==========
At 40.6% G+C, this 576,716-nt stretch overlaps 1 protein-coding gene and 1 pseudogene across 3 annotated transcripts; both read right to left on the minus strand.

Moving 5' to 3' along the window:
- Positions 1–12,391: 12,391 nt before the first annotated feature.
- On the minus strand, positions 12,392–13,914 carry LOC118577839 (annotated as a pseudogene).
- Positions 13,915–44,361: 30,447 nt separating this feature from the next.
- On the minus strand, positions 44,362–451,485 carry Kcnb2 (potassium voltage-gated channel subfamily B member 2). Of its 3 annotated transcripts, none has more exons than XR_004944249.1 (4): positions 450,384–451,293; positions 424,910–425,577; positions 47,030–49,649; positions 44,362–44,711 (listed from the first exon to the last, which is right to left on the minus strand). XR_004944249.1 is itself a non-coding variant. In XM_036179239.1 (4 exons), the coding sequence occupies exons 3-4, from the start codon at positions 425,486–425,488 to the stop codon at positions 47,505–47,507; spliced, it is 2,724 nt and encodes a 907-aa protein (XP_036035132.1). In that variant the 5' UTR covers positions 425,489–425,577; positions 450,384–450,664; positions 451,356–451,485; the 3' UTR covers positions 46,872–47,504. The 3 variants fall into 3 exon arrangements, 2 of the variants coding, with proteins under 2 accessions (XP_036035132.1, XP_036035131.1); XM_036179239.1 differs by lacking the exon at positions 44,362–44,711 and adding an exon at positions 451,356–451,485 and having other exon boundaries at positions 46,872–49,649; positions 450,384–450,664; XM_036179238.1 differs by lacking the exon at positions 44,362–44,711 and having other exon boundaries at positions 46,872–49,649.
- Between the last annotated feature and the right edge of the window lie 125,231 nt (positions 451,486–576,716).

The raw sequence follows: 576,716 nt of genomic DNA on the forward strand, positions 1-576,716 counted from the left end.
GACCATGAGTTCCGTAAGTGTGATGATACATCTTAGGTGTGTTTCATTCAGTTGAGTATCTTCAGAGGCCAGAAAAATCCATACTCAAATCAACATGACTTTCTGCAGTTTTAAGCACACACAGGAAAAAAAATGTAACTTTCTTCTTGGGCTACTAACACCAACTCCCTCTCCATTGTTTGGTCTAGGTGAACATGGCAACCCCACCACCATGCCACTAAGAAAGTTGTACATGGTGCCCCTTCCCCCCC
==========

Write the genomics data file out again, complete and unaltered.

At 40.6% G+C, this 576,716-nt stretch overlaps 1 protein-coding gene and 1 pseudogene across 3 annotated transcripts; both read right to left on the minus strand.

Moving 5' to 3' along the window:
- Positions 1–12,391: 12,391 nt before the first annotated feature.
- On the minus strand, positions 12,392–13,914 carry LOC118577839 (annotated as a pseudogene).
- Positions 13,915–44,361: 30,447 nt separating this feature from the next.
- On the minus strand, positions 44,362–451,485 carry Kcnb2 (potassium voltage-gated channel subfamily B member 2). Of its 3 annotated transcripts, none has more exons than XR_004944249.1 (4): positions 450,384–451,293; positions 424,910–425,577; positions 47,030–49,649; positions 44,362–44,711 (listed from the first exon to the last, which is right to left on the minus strand). XR_004944249.1 is itself a non-coding variant. In XM_036179239.1 (4 exons), the coding sequence occupies exons 3-4, from the start codon at positions 425,486–425,488 to the stop codon at positions 47,505–47,507; spliced, it is 2,724 nt and encodes a 907-aa protein (XP_036035132.1). In that variant the 5' UTR covers positions 425,489–425,577; positions 450,384–450,664; positions 451,356–451,485; the 3' UTR covers positions 46,872–47,504. The 3 variants fall into 3 exon arrangements, 2 of the variants coding, with proteins under 2 accessions (XP_036035132.1, XP_036035131.1); XM_036179239.1 differs by lacking the exon at positions 44,362–44,711 and adding an exon at positions 451,356–451,485 and having other exon boundaries at positions 46,872–49,649; positions 450,384–450,664; XM_036179238.1 differs by lacking the exon at positions 44,362–44,711 and having other exon boundaries at positions 46,872–49,649.
- Between the last annotated feature and the right edge of the window lie 125,231 nt (positions 451,486–576,716).

The raw sequence follows: 576,716 nt of genomic DNA on the forward strand, positions 1-576,716 counted from the left end.
GACCATGAGTTCCGTAAGTGTGATGATACATCTTAGGTGTGTTTCATTCAGTTGAGTATCTTCAGAGGCCAGAAAAATCCATACTCAAATCAACATGACTTTCTGCAGTTTTAAGCACACACAGGAAAAAAAATGTAACTTTCTTCTTGGGCTACTAACACCAACTCCCTCTCCATTGTTTGGTCTAGGTGAACATGGCAACCCCACCACCATGCCACTAAGAAAGTTGTACATGGTGCCCCTTCCCCCCC